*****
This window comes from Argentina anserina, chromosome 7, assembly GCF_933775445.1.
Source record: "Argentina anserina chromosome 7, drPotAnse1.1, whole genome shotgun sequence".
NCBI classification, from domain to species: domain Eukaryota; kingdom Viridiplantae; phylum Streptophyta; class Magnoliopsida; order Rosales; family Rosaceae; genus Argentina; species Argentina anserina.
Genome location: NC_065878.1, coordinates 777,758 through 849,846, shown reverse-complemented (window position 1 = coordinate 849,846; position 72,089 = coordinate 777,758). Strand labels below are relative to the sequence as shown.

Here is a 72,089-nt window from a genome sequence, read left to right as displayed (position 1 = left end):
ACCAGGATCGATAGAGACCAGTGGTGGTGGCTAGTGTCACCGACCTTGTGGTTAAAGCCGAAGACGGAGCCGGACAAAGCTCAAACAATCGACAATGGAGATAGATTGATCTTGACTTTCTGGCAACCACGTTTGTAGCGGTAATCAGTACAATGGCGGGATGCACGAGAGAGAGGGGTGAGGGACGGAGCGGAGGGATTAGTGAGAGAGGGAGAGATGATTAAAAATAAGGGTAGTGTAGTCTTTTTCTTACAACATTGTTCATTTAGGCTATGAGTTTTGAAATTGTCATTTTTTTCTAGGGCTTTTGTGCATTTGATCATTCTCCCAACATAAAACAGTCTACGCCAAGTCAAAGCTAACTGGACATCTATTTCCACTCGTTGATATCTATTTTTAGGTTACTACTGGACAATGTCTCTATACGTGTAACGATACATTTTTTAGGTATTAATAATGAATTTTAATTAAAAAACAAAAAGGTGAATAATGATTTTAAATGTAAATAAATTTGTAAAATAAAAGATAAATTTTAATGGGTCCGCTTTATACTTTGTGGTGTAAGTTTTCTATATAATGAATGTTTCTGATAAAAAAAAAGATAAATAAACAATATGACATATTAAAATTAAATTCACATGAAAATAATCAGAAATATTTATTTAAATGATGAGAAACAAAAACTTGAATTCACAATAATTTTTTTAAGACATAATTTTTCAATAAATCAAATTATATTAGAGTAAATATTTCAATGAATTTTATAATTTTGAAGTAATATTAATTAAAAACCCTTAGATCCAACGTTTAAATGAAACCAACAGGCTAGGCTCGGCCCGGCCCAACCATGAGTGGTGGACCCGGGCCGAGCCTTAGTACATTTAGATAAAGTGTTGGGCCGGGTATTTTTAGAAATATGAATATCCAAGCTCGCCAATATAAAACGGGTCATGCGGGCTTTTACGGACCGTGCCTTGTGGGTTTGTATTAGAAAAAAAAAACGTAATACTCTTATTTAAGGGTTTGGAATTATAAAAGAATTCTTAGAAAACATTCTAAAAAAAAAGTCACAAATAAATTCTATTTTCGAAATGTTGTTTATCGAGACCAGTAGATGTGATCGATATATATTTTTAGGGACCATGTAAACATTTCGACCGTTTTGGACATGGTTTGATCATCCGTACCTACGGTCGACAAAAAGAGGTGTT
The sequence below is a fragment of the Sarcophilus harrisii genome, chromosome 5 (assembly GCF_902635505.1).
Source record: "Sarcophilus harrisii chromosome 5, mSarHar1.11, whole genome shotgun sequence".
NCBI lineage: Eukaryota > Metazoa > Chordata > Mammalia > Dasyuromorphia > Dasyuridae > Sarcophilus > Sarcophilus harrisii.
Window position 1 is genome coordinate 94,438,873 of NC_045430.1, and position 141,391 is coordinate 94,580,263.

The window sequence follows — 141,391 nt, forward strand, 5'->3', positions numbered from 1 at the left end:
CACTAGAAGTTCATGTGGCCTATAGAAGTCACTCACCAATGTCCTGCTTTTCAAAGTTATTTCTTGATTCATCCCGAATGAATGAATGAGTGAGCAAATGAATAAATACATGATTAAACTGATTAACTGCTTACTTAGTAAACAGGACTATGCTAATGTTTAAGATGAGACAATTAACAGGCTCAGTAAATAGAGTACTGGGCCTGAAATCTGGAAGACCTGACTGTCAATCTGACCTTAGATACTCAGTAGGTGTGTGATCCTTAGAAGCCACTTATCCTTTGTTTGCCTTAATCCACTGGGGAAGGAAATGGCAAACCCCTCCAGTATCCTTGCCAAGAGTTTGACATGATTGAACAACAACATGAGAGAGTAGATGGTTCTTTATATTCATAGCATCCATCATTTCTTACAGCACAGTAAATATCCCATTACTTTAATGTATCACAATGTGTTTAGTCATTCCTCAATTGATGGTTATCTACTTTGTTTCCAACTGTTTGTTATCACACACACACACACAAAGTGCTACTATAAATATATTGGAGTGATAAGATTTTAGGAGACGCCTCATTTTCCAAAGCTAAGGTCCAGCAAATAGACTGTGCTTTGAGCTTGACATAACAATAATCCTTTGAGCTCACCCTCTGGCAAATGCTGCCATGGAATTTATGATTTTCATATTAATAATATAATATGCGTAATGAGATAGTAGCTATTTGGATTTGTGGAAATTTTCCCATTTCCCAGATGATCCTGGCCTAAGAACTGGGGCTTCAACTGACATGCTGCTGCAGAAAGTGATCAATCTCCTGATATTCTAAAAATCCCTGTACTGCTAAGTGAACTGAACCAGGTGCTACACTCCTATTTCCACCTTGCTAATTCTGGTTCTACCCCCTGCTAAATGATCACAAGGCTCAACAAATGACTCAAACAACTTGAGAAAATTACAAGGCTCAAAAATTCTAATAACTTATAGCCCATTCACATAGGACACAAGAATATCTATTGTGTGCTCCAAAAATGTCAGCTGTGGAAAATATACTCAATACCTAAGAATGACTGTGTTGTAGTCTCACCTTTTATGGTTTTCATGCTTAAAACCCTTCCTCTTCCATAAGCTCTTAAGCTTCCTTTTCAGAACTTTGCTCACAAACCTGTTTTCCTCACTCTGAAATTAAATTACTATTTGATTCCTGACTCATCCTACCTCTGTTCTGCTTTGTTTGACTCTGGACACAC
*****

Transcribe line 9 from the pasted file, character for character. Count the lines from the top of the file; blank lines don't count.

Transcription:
NCBI lineage: Eukaryota > Metazoa > Chordata > Mammalia > Dasyuromorphia > Dasyuridae > Sarcophilus > Sarcophilus harrisii.